Heather Kathrens is a licensed clinical social worker who has worked extensively with diverse populations, including refugees and survivors of torture and trauma. After receiving a bachelors in International Studies at the University of Florida, Ms. Kathrens implemented a volunteer program in 2007, to link community members with newly resettled refugees in Tampa Bay; and went on to manage programs for the Florida Center for Survivors of Torture and Refugee Youth and Family Program. After serving in the Peace Corps in Cameroon as a non-profit development specialist from 2010-2012, she pursued an MSW at the University of Maryland, Baltimore. Since 2014 she has provided direct mental health services to refugees, other humanitarian immigrants, and US born clients who have been impacted by trauma, torture and loss. Ms. Kathrens currently serves as the state’s Refugee Mental Health Coordinator, situated in the Maryland Department of Health’s Center for Global Migration and Immigrant Health. She is also a pro-bono provider for survivors of torture and a Certified Laughter Yoga Leader.
Amy Bliss Tenney
Amy Bliss Tenney, J.D., MAMT, MT-BC, is a board-certified music therapist and former non-profit immigration and refugee attorney living in Baltimore, Maryland. She founded RICH in Music: Refugee-Immigrant Connection & Healing and serves as its Director and Music Therapist. The organization provides music therapy and other positive music experiences for refugees, asylum seekers, and other humanitarian migrants in Baltimore, Maryland. She also co-leads Hope Choir of Nations, hosted by Asylee Women Enterprise.
Ms. Tenney studied Russian at Grinnell College and was a Public Interest Scholar at the University of Pennsylvania Law School. Ms. Tenney was involved with refugee and immigration law and immigration program development for 15 years with World Relief and other organizations. She returned to school to become a music therapist. Ms. Tenney completed her master’s degree in music therapy at Immaculata University in Malvern, Pennsylvania.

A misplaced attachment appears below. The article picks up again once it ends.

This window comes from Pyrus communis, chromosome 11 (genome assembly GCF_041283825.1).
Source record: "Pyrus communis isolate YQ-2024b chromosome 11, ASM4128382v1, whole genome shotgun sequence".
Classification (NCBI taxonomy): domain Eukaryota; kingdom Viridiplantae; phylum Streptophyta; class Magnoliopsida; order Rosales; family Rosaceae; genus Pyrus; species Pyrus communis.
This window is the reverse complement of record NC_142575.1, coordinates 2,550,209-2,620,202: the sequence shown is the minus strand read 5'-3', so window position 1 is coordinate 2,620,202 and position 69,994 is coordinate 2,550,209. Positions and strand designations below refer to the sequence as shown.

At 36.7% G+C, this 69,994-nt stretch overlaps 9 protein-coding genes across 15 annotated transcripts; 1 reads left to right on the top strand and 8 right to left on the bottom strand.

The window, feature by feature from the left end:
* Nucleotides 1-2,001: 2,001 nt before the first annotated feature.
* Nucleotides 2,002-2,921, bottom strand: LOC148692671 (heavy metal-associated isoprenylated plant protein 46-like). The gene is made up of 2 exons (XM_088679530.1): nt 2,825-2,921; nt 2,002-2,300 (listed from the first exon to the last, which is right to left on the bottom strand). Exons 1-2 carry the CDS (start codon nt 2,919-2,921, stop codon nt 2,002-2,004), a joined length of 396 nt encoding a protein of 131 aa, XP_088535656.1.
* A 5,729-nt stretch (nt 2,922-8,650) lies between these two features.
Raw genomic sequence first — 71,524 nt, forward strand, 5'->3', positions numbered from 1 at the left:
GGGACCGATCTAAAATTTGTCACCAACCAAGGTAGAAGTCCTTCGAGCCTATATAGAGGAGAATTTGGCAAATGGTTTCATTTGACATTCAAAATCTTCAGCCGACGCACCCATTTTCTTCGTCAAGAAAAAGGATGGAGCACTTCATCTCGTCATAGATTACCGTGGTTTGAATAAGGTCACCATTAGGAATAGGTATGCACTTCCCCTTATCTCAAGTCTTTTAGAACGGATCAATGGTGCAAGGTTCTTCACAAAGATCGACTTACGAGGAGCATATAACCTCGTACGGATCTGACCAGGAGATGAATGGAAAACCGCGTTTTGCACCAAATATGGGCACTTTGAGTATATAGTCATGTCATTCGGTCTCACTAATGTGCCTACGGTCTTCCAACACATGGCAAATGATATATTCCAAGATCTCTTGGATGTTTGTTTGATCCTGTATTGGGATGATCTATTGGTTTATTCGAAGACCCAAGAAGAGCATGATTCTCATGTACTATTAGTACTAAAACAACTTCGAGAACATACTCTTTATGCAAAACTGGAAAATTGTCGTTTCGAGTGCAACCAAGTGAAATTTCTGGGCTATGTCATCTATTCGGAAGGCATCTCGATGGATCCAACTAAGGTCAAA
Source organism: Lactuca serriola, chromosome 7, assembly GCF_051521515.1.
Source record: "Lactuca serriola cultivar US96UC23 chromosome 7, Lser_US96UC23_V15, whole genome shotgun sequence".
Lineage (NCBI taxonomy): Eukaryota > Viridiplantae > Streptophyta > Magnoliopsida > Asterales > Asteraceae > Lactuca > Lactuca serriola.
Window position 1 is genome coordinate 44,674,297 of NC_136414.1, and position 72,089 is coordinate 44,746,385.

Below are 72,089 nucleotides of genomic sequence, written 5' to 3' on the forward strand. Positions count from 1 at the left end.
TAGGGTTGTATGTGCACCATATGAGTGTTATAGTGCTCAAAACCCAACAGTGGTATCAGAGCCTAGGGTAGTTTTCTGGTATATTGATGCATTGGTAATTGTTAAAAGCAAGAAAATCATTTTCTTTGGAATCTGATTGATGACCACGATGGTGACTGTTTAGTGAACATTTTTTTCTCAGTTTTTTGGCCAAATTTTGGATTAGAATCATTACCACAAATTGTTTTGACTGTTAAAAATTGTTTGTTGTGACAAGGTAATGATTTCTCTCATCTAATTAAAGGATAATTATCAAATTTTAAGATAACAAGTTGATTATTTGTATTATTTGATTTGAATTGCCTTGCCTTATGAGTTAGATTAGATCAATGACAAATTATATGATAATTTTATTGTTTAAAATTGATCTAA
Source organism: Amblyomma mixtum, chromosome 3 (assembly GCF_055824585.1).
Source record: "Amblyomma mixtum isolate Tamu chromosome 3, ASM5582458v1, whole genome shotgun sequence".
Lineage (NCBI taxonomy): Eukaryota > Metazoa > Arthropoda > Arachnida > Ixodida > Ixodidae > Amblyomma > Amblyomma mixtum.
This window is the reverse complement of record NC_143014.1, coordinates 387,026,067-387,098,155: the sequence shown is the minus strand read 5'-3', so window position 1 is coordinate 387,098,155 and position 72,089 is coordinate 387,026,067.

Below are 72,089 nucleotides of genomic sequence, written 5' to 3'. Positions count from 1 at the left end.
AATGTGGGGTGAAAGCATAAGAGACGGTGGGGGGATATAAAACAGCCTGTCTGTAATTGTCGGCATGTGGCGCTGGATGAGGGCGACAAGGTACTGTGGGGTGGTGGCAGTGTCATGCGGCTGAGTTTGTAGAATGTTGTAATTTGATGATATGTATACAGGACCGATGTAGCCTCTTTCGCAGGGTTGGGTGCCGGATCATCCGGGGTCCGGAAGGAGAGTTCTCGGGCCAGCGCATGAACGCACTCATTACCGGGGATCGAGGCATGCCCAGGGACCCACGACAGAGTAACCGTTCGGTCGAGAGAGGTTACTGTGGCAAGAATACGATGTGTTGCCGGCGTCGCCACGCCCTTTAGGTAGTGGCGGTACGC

She has acquired experience and done research and presentations in the field of refugees and music therapy. She is currently a Community Fellow through Open Society Institute-Baltimore. In this position, she provides hands-on music therapy services to refugees, asylees, and asylum seekers, focused on mental health and community integration. Ms. Tenney works with children and adults from around the world. She presented with Dr. Janelle Junkin at last year’s ECDC conference on Using Music Therapy to Support Refugees.
Dawn Brubaker works as a professional trainer for DAYbreaking IDEAS. She is also adjunct social work faculty for the University of Pittsburgh’s School of Social Work. Her past experience includes serving the Refugee and Immigrant community in Allegheny county for over a decade. She worked as the Lead Service Coordinator providing training and site consult in the ISAC program. This is a five agency-wide collaboration program lead by JFCS. During her time at JFCS, she created and implemented programs for refugee employment, service coordination, family financial planning and relationship education. Dawn created and presented material on cultural competency and best practice program implementation at the national, regional, and local level. Dawn is a doctoral candidate at the University of St. Catherine & St. Thomas University’s joint program of Social Work. She received her Master’s in Social Work from the University of Pittsburgh focusing on systems theory and best practices for refugee integration.